Samuel Haskell, former executive vice president for the William Morris Agency, Inc., gave a speech to broadcast journalism students at the Armor Theatre in Manzanita Hall last Thursday for the Executive Speaker Series program at CSUN.
The Executive Speaker Series was initiated in 2004 to give CSUN students the opportunity to learn life skills and receive professional advice from some of the top executive minds in the U.S.
Haskell, 42, has had clients from Dolly Parton and Lily Tomlin, to Ray Romano and Martin Short. His wife, Mary, has been by his side since the beginning of his career and has raised two children with him. Haskell’s son, Sam VI, is a student at CSUN in the Cinema and Television Arts program.
Haskell’s speech started with telling the audience about his roots in Mississippi and a meaningful instance in his childhood when persistence paid off for him. His anecdote led to the first lesson for the audience: blind faith pays off.
“The greatest distance between two points is a leap of faith,” Haskell said.
He told audience members they needed to look in the mirror every morning and ask themselves if they like who they are.
He attended premed school because his parents wanted him to become a doctor. But Haskell said he wasn’t happy with the path he chose, so he changed his major to theatre, radio and television communications with minors in several other subjects.
While Haskell was in college, he met his future wife, fell in love and then put his plans to move to California on hold for a year to get his master’s degree and stay with his girlfriend, Haskell said. He finally decided he couldn’t wait any longer to go to California and see the opportunities it held for him.
Although Mary was still in school and couldn’t go with him, she supported his decision.
“If she hadn’t been so supportive, I wouldn’t have gone,” Haskell said.
One point he repeated was the importance of a supportive and understanding partner. He said a leap of faith is “something everyone must possess in one form or another and (that) there’s one person in your life who’ll help you reach that path.”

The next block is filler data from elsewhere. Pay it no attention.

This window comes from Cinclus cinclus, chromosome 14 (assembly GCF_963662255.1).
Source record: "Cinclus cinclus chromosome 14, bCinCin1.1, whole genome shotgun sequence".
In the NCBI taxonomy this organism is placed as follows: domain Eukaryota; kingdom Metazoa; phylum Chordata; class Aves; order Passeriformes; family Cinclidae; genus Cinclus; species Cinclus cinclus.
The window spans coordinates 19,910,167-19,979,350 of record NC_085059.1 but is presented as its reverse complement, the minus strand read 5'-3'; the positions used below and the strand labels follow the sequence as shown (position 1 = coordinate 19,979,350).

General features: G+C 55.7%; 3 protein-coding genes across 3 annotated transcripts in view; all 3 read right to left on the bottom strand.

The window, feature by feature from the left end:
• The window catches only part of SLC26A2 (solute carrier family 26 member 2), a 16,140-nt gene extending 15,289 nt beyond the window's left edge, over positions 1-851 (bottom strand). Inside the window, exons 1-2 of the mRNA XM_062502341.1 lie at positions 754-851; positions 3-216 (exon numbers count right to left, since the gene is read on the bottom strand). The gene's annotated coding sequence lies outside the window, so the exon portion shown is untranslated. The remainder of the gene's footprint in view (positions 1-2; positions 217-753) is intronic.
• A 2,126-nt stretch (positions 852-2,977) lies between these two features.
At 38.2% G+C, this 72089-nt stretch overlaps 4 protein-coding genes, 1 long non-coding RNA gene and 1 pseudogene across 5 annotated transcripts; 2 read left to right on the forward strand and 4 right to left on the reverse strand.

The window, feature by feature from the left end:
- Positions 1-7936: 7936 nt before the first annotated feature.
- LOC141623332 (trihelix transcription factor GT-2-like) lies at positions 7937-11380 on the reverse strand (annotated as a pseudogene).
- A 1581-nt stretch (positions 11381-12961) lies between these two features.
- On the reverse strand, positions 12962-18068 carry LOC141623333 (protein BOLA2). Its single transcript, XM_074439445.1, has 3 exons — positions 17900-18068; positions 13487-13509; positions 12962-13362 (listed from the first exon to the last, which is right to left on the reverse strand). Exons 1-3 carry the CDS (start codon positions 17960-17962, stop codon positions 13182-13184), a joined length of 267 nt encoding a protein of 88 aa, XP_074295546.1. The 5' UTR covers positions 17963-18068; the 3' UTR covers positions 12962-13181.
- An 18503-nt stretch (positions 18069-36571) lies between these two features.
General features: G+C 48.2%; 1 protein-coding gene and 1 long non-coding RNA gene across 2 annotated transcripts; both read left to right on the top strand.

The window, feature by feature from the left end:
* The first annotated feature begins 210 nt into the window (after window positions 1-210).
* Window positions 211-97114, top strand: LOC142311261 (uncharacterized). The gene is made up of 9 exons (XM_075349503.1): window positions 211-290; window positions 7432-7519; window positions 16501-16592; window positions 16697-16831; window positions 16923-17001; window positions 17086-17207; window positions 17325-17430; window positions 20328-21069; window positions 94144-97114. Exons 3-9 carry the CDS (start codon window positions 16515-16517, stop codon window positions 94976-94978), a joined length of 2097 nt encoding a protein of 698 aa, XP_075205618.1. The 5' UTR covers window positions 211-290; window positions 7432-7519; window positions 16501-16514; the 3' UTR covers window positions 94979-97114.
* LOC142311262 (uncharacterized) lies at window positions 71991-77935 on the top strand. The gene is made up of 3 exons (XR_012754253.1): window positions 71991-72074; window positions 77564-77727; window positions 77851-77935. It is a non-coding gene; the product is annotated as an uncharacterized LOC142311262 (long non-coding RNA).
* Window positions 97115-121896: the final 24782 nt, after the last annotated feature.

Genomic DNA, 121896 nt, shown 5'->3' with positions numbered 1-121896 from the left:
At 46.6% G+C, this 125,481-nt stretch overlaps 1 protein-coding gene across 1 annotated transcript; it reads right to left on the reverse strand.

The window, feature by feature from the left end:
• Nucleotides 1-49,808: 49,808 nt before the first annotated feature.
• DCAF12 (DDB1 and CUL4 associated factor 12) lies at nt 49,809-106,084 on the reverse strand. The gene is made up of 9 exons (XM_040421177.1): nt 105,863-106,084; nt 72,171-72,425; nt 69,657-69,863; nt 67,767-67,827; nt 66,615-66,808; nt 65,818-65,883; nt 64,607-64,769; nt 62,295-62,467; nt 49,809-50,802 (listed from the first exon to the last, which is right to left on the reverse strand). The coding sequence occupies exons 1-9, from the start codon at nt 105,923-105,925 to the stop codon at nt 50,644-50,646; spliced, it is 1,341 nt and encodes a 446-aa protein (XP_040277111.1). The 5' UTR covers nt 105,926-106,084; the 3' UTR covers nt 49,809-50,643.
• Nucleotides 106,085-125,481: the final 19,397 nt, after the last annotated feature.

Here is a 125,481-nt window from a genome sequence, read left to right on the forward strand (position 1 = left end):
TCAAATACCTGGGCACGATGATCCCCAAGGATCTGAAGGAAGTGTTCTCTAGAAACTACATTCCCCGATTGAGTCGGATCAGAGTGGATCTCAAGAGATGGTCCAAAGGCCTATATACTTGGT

Haskell also pointed out that a person can’t be too cocky and self-confident, nor can one do everything alone. He said people have to think about what they want, who can give it to them and to make sure the person who gives it to them is happy about their decision.
When he came to California, he had his sights set on the William Morris Agency and called every week for two months before reaching the person with whom he needed to speak. He started in the mailroom and made it into the boardroom after 17 years.
Persistence is key in earning your desired job, Haskell said.
Haskell said he helped start the reality TV craze with “Who Wants to be a Millionaire” and helped create the TV series “Everyone Loves Raymond.” He told audience members not to reach their potential, but to reach for their potential.
“If I reach my potential, I have nowhere to go but down,” he said, adding that it’s up to each individual to determine whether or not they’ll become successful.
“I’m glad he came and talked to us,” one attendee said. “He gave out some really good advice (?) he really motivated me to be persistent.”
A representative from the University of Advancement office said, “The (Executive Speakers Series) program is great for students who don’t have access to these kind of people anywhere else.” The program has been very successful in the past and will continue to flourish in years to come, she said.
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